Volkswagen’s new North American strategy is to build larger and less expensive cars with generic styling designed to appeal to the largest audience possible.
The strategy has worked. VW sales have steadily risen on the shoulders of the revamped compact Jetta and the totally remade mid-sized Passat.
Fortunately for those of us who admire cutting-edge design and top-shelf build quality, Volkswagen continues to offer the gorgeous CC mid-sized sedan.
The CC (Comfort Coupe in VW parlance) reached the market in 2008 as a 2009 model, a real head-turner with a roofline that flows in an eye-pleasing coupe-like curve, and with dramatic side character lines rising from front to back accentuating the car’s sleek appearance.
We proclaimed it the best-looking Volkswagen in the company’s history, perhaps the best-looking mainstream sedan on the market.
Nothing has changed our opinion as the CC gets a revised front and rear treatment for the 2013 model year to more closely resemble the new VW look. Included in the styling updates are a three-bar chrome grille mimicking the new Passat, and bixenon headlights accented by standard LED daytime running lights. The hood and front bumper have been altered ever so slightly.
The basic styling and the mechanicals are unchanged, and that’s a good thing. The biggest news with the 2013 refresh is the addition of a fifth seating position. The original CC came with four defined seats, the rear positions separated by a center bin. The bin is gone, replaced by a seating area and a seatbelt.
Volkswagen claims potential buyers were turned off because there wasn’t room for five. There still isn’t much room for the fifth unfortunate passenger, but it’s now available if desperately needed.
Those folks who are fascinated with the CC will have to lay out more cash to move from the new mainstream Passat. The CC starts at $31,430, but customers will be buying a big dose of elegance, more refinement than found in most mainstream sedans, outstanding driving dynamics, a high level of comfort, and a considerable amount of standard equipment.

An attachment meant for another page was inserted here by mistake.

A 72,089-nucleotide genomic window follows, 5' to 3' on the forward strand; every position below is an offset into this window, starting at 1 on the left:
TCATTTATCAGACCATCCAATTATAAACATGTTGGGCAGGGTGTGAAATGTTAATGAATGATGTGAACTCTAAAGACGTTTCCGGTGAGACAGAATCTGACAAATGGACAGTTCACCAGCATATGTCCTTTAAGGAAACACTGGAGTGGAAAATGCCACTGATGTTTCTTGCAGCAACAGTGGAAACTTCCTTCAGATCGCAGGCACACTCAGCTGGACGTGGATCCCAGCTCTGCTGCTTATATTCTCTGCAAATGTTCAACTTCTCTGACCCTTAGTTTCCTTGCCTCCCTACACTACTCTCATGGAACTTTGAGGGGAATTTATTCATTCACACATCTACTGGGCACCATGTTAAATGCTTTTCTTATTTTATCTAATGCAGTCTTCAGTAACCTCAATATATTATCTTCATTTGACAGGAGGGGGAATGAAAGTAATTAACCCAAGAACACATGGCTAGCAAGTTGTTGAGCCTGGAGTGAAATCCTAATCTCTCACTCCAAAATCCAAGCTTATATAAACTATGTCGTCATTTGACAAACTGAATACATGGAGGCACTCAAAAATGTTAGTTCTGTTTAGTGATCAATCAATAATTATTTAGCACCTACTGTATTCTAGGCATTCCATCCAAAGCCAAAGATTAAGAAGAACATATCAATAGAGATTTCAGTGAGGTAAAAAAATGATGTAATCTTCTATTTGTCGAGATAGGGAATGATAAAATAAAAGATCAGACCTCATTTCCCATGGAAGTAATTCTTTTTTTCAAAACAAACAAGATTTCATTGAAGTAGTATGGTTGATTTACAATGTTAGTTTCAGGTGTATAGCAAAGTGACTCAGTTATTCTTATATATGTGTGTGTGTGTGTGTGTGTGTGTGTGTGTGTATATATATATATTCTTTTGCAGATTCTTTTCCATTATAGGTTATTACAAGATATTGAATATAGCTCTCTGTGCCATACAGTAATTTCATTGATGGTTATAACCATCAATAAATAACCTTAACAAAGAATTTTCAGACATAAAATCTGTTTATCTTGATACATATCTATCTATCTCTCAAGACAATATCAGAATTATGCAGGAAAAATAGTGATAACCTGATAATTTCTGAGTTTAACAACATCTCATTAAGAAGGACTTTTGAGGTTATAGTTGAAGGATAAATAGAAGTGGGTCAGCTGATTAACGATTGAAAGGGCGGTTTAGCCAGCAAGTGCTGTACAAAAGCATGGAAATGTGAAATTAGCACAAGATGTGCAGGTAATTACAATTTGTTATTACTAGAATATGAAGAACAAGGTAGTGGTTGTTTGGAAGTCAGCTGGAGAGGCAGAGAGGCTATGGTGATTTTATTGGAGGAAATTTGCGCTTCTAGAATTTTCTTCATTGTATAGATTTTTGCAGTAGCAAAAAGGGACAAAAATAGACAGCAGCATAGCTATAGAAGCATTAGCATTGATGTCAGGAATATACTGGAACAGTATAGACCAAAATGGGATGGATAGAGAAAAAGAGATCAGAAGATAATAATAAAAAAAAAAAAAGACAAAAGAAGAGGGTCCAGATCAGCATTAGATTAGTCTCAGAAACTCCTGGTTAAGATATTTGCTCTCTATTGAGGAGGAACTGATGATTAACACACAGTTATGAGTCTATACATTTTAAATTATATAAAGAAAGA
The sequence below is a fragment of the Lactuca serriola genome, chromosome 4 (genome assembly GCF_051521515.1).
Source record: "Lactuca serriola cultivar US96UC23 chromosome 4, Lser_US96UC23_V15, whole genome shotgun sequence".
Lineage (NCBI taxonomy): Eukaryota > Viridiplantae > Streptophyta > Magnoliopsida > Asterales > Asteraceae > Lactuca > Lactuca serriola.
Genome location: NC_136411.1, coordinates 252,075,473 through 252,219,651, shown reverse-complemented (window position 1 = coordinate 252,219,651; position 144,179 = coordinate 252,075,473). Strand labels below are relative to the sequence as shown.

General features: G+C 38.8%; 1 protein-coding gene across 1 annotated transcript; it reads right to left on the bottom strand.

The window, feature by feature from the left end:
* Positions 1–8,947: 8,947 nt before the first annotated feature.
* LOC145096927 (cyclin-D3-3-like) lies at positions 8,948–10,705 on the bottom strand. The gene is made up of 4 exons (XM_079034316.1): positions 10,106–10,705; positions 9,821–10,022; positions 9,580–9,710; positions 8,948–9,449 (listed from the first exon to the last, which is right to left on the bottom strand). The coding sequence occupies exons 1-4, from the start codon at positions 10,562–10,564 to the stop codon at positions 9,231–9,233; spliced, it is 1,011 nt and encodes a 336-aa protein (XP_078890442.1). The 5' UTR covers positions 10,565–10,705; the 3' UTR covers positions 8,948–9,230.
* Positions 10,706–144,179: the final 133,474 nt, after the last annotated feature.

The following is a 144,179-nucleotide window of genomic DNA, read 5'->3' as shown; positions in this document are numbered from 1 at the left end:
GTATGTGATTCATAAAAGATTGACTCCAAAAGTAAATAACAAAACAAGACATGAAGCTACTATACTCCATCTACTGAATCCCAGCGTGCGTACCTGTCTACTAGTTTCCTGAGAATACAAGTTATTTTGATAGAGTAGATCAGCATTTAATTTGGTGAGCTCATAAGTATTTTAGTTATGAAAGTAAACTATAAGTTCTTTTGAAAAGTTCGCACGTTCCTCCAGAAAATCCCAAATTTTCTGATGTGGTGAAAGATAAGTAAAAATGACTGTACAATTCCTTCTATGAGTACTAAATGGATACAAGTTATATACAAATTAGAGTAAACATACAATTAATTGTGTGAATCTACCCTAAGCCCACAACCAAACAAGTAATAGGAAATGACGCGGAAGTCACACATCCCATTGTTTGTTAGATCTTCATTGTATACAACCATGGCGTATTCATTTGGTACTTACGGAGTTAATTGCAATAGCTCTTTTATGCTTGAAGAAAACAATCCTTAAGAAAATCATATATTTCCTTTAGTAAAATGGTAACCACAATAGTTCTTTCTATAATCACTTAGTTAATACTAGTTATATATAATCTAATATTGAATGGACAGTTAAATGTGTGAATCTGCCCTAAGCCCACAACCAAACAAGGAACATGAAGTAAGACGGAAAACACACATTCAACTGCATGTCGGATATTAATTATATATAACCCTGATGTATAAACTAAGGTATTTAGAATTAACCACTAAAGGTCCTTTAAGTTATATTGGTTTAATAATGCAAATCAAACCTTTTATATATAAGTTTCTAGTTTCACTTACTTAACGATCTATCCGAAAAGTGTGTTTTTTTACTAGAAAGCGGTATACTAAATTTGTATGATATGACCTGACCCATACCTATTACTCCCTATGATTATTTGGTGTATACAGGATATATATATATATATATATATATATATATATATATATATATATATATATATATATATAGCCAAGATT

It’s easy to make the case that the CC is, indeed, an entry-level luxury sedan—especially at the high end in VR6 4Motion Executive trim at $42,240.
The CC comes in five trim levels with two engine choices, two transmission choices and available all-wheel drive.
Although the CC can be purchased with a 3.6-liter VR6 making 280 hp and 265 lb-ft of torque, we think Volkswagen’s standout 2.0-liter turbocharged 4-cylinder making 200 hp and 207 lb-ft of torque is the solid choice. In addition to excellent gas mileage of 31/highway and 22/city, the smooth-running engine delivers 0-to-60 times in the upper ranges of 6 seconds.
Our CC Sport test car powered by the turbo four accomplished all of its assigned tasks with ease including tackling back country roads and some hill-invested blacktop.
Mated to VW’s six-speed manual transmission, the CC felt more powerful and quicker than its powertrain might indicate. Most folks will opt for the automated 6-speed manual transmission known as DSG without losing performance or gas mileage.
The V-6-equipped CCs start at $38,550 in the Lux trim. If you want all-wheel drive, a desirable configuration in cold-weather climates, the CC VR6 4Motion starts at a rather daunting $42,240.
Once behind the wheel, the CC does not disappoint. In fact, we were rather awed at the thought of such an attractive car rewarding its driver and passengers with handsome and inviting living quarters.
The standard vinyl-leatherette seats had the look and feel of genuine leather and proved as comfortable as our favorite living room chair. The high-grade cabin materials and impeccable fit and finish made for a relaxing environment.
Standard features on all models include 17-inch alloy wheels, automatic wipers, dual-zone climate control, heated eight-way power front seats, an eight-speaker sound system with satellite radio, keyless entry, and cruise control.
The CC is not without its faults, which are inherent in the fastback design. Getting in and out of the car can be a challenge at first because of the sloping roofline. We caution, watch your noggin. But you won’t have to become a contortionist to enter and exit. Tall rear passengers may have to slouch to fit. For the average-sized adult there should be no problem.
Also be advised in tight parking situations that the doors, which open wide for easier entry and exit, are very large and somewhat weighty so care must be taken not to hit the car next to you.
No matter how much you are willing to spend from the well-priced base Sport to the over-40-grand Executive, the CC remains a very alluring package.
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